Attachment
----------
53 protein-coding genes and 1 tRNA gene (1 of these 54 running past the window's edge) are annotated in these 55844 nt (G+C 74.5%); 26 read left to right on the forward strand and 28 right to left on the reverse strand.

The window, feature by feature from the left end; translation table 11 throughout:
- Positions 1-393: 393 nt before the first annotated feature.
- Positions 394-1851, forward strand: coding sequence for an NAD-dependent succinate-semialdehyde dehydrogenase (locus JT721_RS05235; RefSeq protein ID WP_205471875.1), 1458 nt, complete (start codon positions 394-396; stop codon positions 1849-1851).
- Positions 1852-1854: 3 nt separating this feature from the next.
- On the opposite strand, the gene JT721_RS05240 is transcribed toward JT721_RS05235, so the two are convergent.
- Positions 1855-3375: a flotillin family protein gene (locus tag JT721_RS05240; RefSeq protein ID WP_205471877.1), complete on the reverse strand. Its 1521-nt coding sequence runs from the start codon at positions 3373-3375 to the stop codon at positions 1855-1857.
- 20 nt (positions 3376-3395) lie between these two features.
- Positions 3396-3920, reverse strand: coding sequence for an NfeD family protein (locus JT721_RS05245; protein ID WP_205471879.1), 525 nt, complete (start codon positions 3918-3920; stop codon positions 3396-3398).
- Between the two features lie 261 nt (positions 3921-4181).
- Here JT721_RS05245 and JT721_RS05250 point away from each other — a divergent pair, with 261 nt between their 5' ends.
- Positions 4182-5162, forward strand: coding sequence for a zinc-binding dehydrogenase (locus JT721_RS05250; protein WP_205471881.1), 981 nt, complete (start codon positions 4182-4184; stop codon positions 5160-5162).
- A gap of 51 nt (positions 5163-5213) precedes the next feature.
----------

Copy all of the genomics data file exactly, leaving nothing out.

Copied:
53 protein-coding genes and 1 tRNA gene (1 of these 54 running past the window's edge) are annotated in these 55844 nt (G+C 74.5%); 26 read left to right on the forward strand and 28 right to left on the reverse strand.

The window, feature by feature from the left end; translation table 11 throughout:
- Positions 1-393: 393 nt before the first annotated feature.
- Positions 394-1851, forward strand: coding sequence for an NAD-dependent succinate-semialdehyde dehydrogenase (locus JT721_RS05235; RefSeq protein ID WP_205471875.1), 1458 nt, complete (start codon positions 394-396; stop codon positions 1849-1851).
- Positions 1852-1854: 3 nt separating this feature from the next.
- On the opposite strand, the gene JT721_RS05240 is transcribed toward JT721_RS05235, so the two are convergent.
- Positions 1855-3375: a flotillin family protein gene (locus tag JT721_RS05240; RefSeq protein ID WP_205471877.1), complete on the reverse strand. Its 1521-nt coding sequence runs from the start codon at positions 3373-3375 to the stop codon at positions 1855-1857.
- 20 nt (positions 3376-3395) lie between these two features.
- Positions 3396-3920, reverse strand: coding sequence for an NfeD family protein (locus JT721_RS05245; protein ID WP_205471879.1), 525 nt, complete (start codon positions 3918-3920; stop codon positions 3396-3398).
- Between the two features lie 261 nt (positions 3921-4181).
- Here JT721_RS05245 and JT721_RS05250 point away from each other — a divergent pair, with 261 nt between their 5' ends.
- Positions 4182-5162, forward strand: coding sequence for a zinc-binding dehydrogenase (locus JT721_RS05250; protein WP_205471881.1), 981 nt, complete (start codon positions 4182-4184; stop codon positions 5160-5162).
- A gap of 51 nt (positions 5163-5213) precedes the next feature.